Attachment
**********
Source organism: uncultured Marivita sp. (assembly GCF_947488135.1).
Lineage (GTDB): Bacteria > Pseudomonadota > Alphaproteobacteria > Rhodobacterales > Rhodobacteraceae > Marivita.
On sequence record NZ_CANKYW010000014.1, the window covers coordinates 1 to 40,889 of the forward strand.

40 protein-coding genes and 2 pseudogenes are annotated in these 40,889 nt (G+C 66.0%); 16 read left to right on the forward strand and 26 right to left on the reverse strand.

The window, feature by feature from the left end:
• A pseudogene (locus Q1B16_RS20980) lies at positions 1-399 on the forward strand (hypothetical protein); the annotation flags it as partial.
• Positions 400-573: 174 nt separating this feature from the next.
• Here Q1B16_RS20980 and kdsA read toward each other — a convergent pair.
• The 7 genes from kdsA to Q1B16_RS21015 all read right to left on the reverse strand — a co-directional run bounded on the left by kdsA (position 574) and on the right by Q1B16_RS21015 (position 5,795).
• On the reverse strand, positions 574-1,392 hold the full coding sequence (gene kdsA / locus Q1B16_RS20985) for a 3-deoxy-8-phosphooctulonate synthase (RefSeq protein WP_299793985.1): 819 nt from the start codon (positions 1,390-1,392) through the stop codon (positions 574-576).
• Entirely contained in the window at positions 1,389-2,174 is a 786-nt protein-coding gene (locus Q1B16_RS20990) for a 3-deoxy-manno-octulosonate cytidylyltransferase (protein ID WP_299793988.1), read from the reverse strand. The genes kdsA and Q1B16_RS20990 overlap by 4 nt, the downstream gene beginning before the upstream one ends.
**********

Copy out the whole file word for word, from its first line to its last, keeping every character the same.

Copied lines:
Source organism: uncultured Marivita sp. (assembly GCF_947488135.1).
Lineage (GTDB): Bacteria > Pseudomonadota > Alphaproteobacteria > Rhodobacterales > Rhodobacteraceae > Marivita.
On sequence record NZ_CANKYW010000014.1, the window covers coordinates 1 to 40,889 of the forward strand.

40 protein-coding genes and 2 pseudogenes are annotated in these 40,889 nt (G+C 66.0%); 16 read left to right on the forward strand and 26 right to left on the reverse strand.

The window, feature by feature from the left end:
• A pseudogene (locus Q1B16_RS20980) lies at positions 1-399 on the forward strand (hypothetical protein); the annotation flags it as partial.
• Positions 400-573: 174 nt separating this feature from the next.
• Here Q1B16_RS20980 and kdsA read toward each other — a convergent pair.
• The 7 genes from kdsA to Q1B16_RS21015 all read right to left on the reverse strand — a co-directional run bounded on the left by kdsA (position 574) and on the right by Q1B16_RS21015 (position 5,795).
• On the reverse strand, positions 574-1,392 hold the full coding sequence (gene kdsA / locus Q1B16_RS20985) for a 3-deoxy-8-phosphooctulonate synthase (RefSeq protein WP_299793985.1): 819 nt from the start codon (positions 1,390-1,392) through the stop codon (positions 574-576).
• Entirely contained in the window at positions 1,389-2,174 is a 786-nt protein-coding gene (locus Q1B16_RS20990) for a 3-deoxy-manno-octulosonate cytidylyltransferase (protein ID WP_299793988.1), read from the reverse strand. The genes kdsA and Q1B16_RS20990 overlap by 4 nt, the downstream gene beginning before the upstream one ends.